I know! It’s amazing. TO me it’s a dream come true. I have oceans of respect for that guy and what he’s done in terms of building a food community that cares about what goes into their food and food sustainability. And viewing good food as important and something everyone should have access to; all of those things. So, he’s massively inspiring to me, but initially I had no idea who he was. I just looked at the cover and thought this guy seems really nice, and when I opened the book the dishes seemed really approachable. I thought I might be able to pull this off with some practice

I just started by cooking my way through those Jamie Oliver cookbooks. I became obsessed and interested in everything about food. I was cooking so much – four, five or six recipes a day for me, roommates, bandmates, people at the studio – that I started taking iPhone photos to document my experience so that I didn’t forget what dishes I had made two weeks before. I wanted to keep learning. Then, Instagram happened. My first Instagram photo is a selfie, actually. I really had zero agenda with Instagram, but it became a portal, a social media platform, that allowed me to share all of these photos, which was good because my iPhone, which was probably one of the first iPhones, was full of food photos. That was all that was on my phone, so when I found a photo sharing platform, food photos was going to be what I was going to share. And they were terrible photos. Terrible. But it was really fun to share and connect with that online community.

GFR: But something happened, right? You got a boost?

DTP: Slowly and surely I connected with people online, and then one day, one Easter weekend, Nigella Lawson reached out to me. Sorry: not reached out to me, but to a photo of mine. She posted a photo on the main Instagram place, @Instagram, their main account with her top accounts to follow. For some reason she included me in this list. I had no idea she followed me. But within 24 hours I had gained 10,000 new followers. I was at my in-laws’ house, and I remember it because my phone kept dying. I hadn’t turned off my notifications for the ‘likes’. It was amazing, unexpected and absurd.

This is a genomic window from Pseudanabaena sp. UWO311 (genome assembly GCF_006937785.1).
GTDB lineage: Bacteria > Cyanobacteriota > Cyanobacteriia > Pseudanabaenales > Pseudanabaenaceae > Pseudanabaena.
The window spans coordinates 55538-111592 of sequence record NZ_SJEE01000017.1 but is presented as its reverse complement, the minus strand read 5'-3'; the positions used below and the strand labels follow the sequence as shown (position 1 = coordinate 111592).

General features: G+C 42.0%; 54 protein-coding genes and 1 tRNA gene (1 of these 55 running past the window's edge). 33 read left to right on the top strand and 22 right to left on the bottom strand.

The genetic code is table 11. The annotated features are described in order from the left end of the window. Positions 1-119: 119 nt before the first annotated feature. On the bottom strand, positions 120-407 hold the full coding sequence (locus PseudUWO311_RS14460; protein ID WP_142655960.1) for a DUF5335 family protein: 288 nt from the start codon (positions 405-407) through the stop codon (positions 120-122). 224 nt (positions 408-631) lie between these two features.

GFR: What was the picture?

DTP: It was her photo, but with me tagged under it, so people were able to find my account and find access to what I did that way. It was really totally unexpected. Then, around the same time, Food & Wine magazine got in touch, and I accredit them to really pushing the Dennis The Prescott work and photographs to a totally different level because they gave me a platform. They said, ‘Hey, will you create ten dishes for us and write a column called Stacked.” Initially it was just ten, but it turned into a column that I still write. Not as often as I would like to now, because life has got a little busy, but it’s continued and they have been amazing and supportive of me along the way. So, those two things happened around the same time and I thought, wait… maybe this is more than just a hobby.


GFR:
I guess so!

DTP: Well, I thought, this probably isn’t really a job, but maybe I can reach a few more thousand people. But then, slowly and surely it just kept creeping and creeping and creeping up. Then it was developing relationships with brands, working on recipe development, and I keep getting busier. But it was really organic, and I know that word seems to be over used, but it really was in the sense that I working another job at the time. I was working in the trucking industry, running logistics for a company. I was in a totally different career world in the interim between music and food, and doing Dennis The Prescott for fun. There was no plan for this. It kind of just happened. A lot of times people will ask me what was the turning point, what is the magic pill? I don’t think there is one for anything. I don’t undervalue how fortunate I have been to have connected with a passion, that was unexpected, and with a community online, which is incredible. But it definitely didn’t happen overnight. It happened quickly, but it didn’t happen overnight and it’s been gradual throughout.